Global art world: not true?

I recently attended a lecture at the Courtauld Institute. In this lecture, the speaker Olav Velthuis argued that the idea that the art world is global is really a lie. Because, while some of the objects which are circulated by the art market may come from all corners of the world, any gallery, especially those from BRIC countries, to enter the art market and become a substantial player is pretty difficult. Velthuis noticed from his research in India that while the galleries spoke about how their gallery planned to show their artists in international art fairs like Frieze or Art Basel, when they had the opportunity to apply for a spot in the fair, they did not apply. Why? Because it was too expensive. Yet, their marketing, and vision as a gallery remained the same on websites, brochures and the like: We are an international gallery representing an Indian artist who is received across the world. It seems as if it is no longer cool to be local. Just look at Gagosian Gallery, it has over ten gallery spaces around the world from New York, to Athens, to Hong Kong. The reputation of galleries must be that they are international. And so it seems galleries such as the ones in India Velthuis engaged with, are crafting a reputation that makes them seem global. Yet, their actions are local. They represent Indian artists who are unknown to the rest of the world, and do not place them in international art fairs because they do not have the funds. So international in words, local in actions? Furthermore, Velthius found that the subject matter chosen by these local artists was often times specific to where they come from, even down to their neighborhood. The artists themselves were painting local, culture specific subject matter. Why don’t the galleries try to embrace this, and develop a local patron base? Why go abroad, and global? Maybe that answer can be found if we follow the money…

Let’s look at the people buying the art. Are they global? It seems those with the money to buy do come from all over. New York investment banker, to royalty from Quatar. These people really do span the world. But are they so few that local markers cannot attract their attention and investments? Their sights are often set on branding themselves as international individuals. They therefore look for galleries that have that reputation.

So, how does one define global? The most involved patrons come from all over the world, so yes the market is global. But galleries in such countries as India cannot afford to take the risk to enter into the art fairs that would put them in front of wealthy patrons that have this global panache, so no the art market is not global.

Is it that because art is produced everywhere, and therefore the market that supports this is by default global? Or, is global the ability of artwork produced in Dallas to find its way to Hong Kong with no problem? To answer this question, we have to dig deeper into how art moves.

If one has the money, one can buy, sell, travel, see art in corners of the world, and take risks in supporting emerging artists, taking them anywhere they want to go, or be seen. But, if we want to create the ability for a young gallerist in India to actually be able to show their artists to large audience bases in America, something must change. Maybe the traditional auction house, art fair world isn’t the best route for these galleries to take. Is there a new kind of exchange program that could be created? One where the barriers to entry are not as according to money, but instead are tailored to those without a reputation, those who do not have a collector base already? What would that look like? Will galleries have to start embracing their locality even more to be recognized on the international stage? When one says international art market, is it really an EU/US based market with a keen interest in some developing countries artistic production? To embrace a new definition of international, does the art market actually need to be more decentralized? Would limits in buying and selling help to prevent an EU-US monopoly of the art world?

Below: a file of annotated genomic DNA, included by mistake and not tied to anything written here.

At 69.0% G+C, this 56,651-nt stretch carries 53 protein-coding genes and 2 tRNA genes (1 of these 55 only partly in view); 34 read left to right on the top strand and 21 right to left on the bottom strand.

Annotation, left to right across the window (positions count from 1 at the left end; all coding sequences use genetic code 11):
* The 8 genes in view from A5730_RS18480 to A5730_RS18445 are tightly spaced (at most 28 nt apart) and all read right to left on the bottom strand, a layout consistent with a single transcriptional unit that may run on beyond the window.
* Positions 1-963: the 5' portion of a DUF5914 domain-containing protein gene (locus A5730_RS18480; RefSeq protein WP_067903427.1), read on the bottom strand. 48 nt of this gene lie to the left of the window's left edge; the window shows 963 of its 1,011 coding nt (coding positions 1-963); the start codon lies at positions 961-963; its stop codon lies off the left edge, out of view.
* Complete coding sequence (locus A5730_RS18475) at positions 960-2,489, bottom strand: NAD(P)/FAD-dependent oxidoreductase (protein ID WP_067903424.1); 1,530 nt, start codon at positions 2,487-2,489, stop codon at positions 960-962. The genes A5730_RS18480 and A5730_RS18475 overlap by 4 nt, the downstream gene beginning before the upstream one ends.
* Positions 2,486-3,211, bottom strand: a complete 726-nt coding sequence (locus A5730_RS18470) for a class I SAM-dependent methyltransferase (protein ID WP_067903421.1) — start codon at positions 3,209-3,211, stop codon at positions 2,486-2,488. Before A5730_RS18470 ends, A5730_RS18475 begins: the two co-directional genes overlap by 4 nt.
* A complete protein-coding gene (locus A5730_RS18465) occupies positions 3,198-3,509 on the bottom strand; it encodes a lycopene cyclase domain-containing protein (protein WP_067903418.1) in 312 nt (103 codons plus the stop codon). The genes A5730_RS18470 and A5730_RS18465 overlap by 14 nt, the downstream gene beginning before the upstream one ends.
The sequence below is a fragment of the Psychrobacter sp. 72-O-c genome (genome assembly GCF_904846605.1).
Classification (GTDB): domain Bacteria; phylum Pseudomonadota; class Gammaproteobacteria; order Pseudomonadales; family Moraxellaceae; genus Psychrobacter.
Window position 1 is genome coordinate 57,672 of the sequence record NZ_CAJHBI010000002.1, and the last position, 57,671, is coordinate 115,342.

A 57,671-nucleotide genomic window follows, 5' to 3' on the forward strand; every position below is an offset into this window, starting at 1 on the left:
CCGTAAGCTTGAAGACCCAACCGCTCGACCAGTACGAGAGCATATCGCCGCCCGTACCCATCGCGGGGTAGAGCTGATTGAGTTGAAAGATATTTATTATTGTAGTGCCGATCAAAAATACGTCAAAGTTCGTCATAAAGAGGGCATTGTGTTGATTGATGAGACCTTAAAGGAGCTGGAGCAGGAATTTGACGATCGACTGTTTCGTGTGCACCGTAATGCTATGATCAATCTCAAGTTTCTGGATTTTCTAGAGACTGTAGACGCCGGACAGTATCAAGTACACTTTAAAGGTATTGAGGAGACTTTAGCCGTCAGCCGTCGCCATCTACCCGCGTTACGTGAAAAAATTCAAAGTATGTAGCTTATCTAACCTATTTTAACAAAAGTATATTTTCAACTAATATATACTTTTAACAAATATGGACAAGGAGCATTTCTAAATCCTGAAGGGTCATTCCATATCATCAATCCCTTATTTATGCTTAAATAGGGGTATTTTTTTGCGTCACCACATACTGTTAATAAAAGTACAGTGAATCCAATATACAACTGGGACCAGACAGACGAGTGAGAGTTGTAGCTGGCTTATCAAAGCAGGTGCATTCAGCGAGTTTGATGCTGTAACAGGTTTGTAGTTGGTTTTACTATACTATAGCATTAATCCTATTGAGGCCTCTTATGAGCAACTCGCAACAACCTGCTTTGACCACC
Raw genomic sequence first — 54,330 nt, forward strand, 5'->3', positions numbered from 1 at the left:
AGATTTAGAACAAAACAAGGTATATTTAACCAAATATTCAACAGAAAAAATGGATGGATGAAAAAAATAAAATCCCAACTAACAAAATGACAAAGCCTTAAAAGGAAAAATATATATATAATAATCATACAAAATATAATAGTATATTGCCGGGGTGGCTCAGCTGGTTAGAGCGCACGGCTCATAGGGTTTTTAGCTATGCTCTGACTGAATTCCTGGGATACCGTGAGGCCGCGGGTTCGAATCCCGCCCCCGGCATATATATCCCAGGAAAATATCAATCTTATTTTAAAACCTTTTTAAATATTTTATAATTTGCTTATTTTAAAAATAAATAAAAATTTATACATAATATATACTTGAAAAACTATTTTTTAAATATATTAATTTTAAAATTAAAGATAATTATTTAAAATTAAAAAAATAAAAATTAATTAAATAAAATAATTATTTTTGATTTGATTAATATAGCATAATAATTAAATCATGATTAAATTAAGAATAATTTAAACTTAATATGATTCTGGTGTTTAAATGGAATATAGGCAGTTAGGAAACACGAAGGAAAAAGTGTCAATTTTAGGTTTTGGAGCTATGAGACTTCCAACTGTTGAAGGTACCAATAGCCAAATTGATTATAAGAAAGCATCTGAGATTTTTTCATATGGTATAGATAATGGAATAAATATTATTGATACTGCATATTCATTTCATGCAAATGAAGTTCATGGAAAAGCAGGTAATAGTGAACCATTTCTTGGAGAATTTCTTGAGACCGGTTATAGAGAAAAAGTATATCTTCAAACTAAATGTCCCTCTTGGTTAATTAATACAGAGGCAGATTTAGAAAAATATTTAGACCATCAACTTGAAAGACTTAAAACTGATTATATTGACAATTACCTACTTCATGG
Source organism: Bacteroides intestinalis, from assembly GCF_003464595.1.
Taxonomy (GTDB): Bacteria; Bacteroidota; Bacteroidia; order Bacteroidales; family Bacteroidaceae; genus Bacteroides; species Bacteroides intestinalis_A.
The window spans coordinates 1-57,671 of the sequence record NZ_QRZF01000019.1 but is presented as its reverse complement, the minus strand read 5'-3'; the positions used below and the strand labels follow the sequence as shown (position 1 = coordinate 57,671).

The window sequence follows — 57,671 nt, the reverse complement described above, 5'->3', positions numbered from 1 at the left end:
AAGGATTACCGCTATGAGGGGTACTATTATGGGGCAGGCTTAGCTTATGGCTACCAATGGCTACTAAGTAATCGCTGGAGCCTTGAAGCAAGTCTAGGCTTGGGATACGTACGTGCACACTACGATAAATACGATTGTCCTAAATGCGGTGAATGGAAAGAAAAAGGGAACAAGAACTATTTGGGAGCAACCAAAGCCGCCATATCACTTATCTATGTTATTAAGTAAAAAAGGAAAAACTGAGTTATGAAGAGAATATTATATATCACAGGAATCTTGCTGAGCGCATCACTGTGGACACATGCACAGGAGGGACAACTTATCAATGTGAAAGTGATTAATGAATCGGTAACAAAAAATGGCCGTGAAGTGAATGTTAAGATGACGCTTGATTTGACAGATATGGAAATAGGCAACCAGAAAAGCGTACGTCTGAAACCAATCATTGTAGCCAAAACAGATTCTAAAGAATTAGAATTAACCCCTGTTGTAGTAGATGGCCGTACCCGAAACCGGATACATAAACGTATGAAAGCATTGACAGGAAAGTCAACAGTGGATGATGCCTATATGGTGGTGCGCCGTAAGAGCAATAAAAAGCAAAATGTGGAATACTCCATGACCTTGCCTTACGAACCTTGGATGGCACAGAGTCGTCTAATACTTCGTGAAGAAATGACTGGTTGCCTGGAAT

How works of art flow really is a loaded question. It is a question that demands an analysis of the word global. It has social, political, and economic impacts because art is consumed, and thus it creates a market. With a market comes supply and demand. If the demand is focused on only certain kinds of art, the supply will follow those demands. But, one of the beautiful things about culture, and international exchange, is that by its very nature it exposes people to things that they never knew existed, things outside of themselves.  So, if culture is supported by a market which is driven by demand, how can people demand that which they do not know exists?  I believe with tangible products a free market works because there always an object that is deemed outdated, and thus serves as a jumping off point for innovation and newness, the by-product of demand.  For example, their could have been no iPod without the flip phone coming first.  And, innovation is the best kind of organic, exactly-what-we-asked-for, progress. However, culture is not a product, and often times there is nothing “outdated” about it that can serve to point us in the direction of innovating a new kind of it. It is far more intangible, it is an identity. What does a market servicing the open, sustained circulation and growth of appreciation of identities look like?  Could it be that “awareness” becomes the demanded product, art experiences become the supply, and new players allowed into the market becomes the by-product, the organic innovation?



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